Cops Snag Child Pornography Suspect, Thanks to Gmail Scan
Google helped nail an alleged child pornographer, and though he's innocent until proven guilty, the case for the prosecution looks quite strong. The nature of the crime makes it difficult for privacy advocates to object strenuously to Google's methods, but there have been murmurs of concern. Google is setting itself up outside the legal system, suggested Consumer Watchdog's John Simpson.
Aug 4, 2014 4:19 PM PT
A routine scan of a Texas man's Gmail by Google has led to his arrest on child pornography possession and promotion charges.
John Henry Skillern, 41, of Houston was arrested by police July 30 following a tip by Google to the National Center for Missing and Exploited Children. He has been charged with one count each of child pornography possession and child pornography promotion. Bond has been set at US$200,000.
According to police, Google detected an email containing images of a young girl being sent to a friend by Skillern, who was convicted of sexually assaulting an 8-year-old boy in 1994.
After receiving the tip from the NCMEC, police gathered enough evidence for a warrant to search Skillern's phone and tablet. There they found child porn images, as well as text messages and emails in which he expressed his interest in children, and a video of kids at a Denny's restaurant, where he worked as a cook.
"I'm not sure how Google goes about their job, but evidently they do a good job of it," Detective David Nettles of the Webster, Texas, Police Department and a member of Houston Metro Internet Crimes Against Children Task Force, told TechNewsWorld.
Google last year set up a $2 million Child Protection Technology Fund to develop tools to combat child pornography. At the same time, it revealed that for more than five years, it had been tagging known child porn photos.
When a duplicate of a tagged photo is spied by Google's computers, they can flag it without any human intervention. It's not known if that system led to the tip that tripped up Skillern.
While acknowledging that stopping child pornography is a laudable goal, privacy advocates are questioning Google's methods.
"Child pornography is despicable, but there are huge privacy issues raised here," John M. Simpson, director of the Consumer Watchdog Privacy Project, told TechNewsWorld.
"We just don't know what else Google is scanning for and what they're doing with it," he explained.
"I'm troubled by their approach of scanning everyone's email," Simpson said, "even though in this case, it had a commendable outcome."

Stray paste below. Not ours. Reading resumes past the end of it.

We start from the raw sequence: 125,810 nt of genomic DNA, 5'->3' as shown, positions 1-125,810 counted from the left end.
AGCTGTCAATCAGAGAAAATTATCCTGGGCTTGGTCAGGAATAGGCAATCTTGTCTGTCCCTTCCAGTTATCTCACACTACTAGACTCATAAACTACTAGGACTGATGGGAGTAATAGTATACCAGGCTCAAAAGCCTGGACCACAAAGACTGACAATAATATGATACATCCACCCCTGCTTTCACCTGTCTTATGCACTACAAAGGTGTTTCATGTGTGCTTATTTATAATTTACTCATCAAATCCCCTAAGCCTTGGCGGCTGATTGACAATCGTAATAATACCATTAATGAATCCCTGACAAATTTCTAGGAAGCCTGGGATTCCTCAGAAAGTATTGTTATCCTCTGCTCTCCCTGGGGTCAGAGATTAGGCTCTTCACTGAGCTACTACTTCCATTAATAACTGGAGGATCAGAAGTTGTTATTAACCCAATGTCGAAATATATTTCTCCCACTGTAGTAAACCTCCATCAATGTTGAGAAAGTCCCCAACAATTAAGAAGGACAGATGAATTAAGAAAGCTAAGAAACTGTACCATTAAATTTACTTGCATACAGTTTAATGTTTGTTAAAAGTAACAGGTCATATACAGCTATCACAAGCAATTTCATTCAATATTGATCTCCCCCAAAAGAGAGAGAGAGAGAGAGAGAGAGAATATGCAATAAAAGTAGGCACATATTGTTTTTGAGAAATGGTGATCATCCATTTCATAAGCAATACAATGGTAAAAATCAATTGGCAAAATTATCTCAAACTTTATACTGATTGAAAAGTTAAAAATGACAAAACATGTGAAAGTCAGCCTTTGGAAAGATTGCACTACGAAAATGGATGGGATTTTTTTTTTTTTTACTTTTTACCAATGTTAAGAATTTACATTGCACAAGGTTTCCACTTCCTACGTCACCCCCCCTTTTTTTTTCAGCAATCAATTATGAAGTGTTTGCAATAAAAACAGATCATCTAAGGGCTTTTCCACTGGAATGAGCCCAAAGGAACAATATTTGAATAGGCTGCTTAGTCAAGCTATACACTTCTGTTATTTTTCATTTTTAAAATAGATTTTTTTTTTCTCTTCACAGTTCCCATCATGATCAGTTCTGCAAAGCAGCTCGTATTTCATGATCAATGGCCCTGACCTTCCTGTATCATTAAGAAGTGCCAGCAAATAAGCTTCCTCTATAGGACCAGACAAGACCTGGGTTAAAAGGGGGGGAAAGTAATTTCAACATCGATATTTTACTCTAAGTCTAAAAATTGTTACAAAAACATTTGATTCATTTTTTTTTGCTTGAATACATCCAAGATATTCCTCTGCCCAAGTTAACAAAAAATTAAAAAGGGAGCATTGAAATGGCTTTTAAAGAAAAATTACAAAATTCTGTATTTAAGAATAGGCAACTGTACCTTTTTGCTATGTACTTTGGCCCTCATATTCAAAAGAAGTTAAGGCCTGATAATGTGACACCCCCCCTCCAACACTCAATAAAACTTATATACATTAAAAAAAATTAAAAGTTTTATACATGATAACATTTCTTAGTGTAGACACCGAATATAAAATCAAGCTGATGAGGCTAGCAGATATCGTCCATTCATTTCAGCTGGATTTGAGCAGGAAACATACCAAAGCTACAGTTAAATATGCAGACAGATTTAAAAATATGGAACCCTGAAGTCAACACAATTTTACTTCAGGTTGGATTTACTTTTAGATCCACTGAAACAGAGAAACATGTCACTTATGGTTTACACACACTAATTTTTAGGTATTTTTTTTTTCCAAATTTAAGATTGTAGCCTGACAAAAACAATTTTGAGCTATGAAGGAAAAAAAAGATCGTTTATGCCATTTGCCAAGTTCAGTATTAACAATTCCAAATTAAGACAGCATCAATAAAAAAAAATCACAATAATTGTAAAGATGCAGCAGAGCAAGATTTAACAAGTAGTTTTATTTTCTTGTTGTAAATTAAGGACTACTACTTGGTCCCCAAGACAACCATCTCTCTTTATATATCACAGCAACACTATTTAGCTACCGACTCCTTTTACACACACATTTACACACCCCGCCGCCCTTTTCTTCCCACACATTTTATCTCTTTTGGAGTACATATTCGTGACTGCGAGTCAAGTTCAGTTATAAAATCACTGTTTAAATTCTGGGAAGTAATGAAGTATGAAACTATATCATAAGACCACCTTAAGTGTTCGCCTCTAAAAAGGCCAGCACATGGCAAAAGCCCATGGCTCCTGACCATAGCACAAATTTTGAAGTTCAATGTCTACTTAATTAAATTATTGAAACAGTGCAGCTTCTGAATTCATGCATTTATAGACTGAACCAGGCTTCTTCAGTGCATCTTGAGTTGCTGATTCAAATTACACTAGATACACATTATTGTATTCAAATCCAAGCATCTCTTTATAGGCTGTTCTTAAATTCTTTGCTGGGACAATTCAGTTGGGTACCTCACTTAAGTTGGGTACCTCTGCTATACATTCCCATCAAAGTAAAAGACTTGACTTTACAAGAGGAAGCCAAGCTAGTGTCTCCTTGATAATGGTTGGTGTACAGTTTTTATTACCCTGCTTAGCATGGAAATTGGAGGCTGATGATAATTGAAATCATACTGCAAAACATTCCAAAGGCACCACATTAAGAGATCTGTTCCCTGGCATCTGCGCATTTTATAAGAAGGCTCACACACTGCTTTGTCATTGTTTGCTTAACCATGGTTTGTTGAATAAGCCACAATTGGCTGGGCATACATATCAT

In the real world, police need to obtain warrants before breaching someone's privacy, he noted. "That protection is built into the legal system. Google is setting itself up outside that system in a way that's troubling."
Google isn't alone in identifying and alerting law enforcement authorities about child porn found on its systems, according to Hanni Fakhoury, a staff attorney with the Electronic Frontier Foundation.
"If fact, federal law requires them to report to law enforcement any actual knowledge that an account or message has child pornography in it," he told TechNewsWorld.
However, "they're not required to look for child pornography," Fakhoury added.
Google's automated snooping on its Gmail users' correspondence is well known, so there's a caveat emptor element to the service.
"When you sign up for Gmail, that's what you agree to," Fakhoury said. "You have to be aware of that."
"There's no such thing as a free service," he added. "You're sacrificing something to get that service for free. You're subsidizing it by allowing Google to scan your messages for advertising purposes."
Nevertheless, there are those who see Google headed down a slippery slope.
"No one objects to catching child pornographers by any legitimate means," said Timothy J. Toohey, a privacy attorney with Morris, Polich & Purdy.
"It's the broader implications that concern me," he told TechNewsWorld. "First it's child pornography -- then it's additional types of crime and then socially unacceptable content," Toohey suggested.
"You know," he pointed out, "we got upset over the NSA's collection of metadata, but it was the private companies that collected that metadata and made that possible."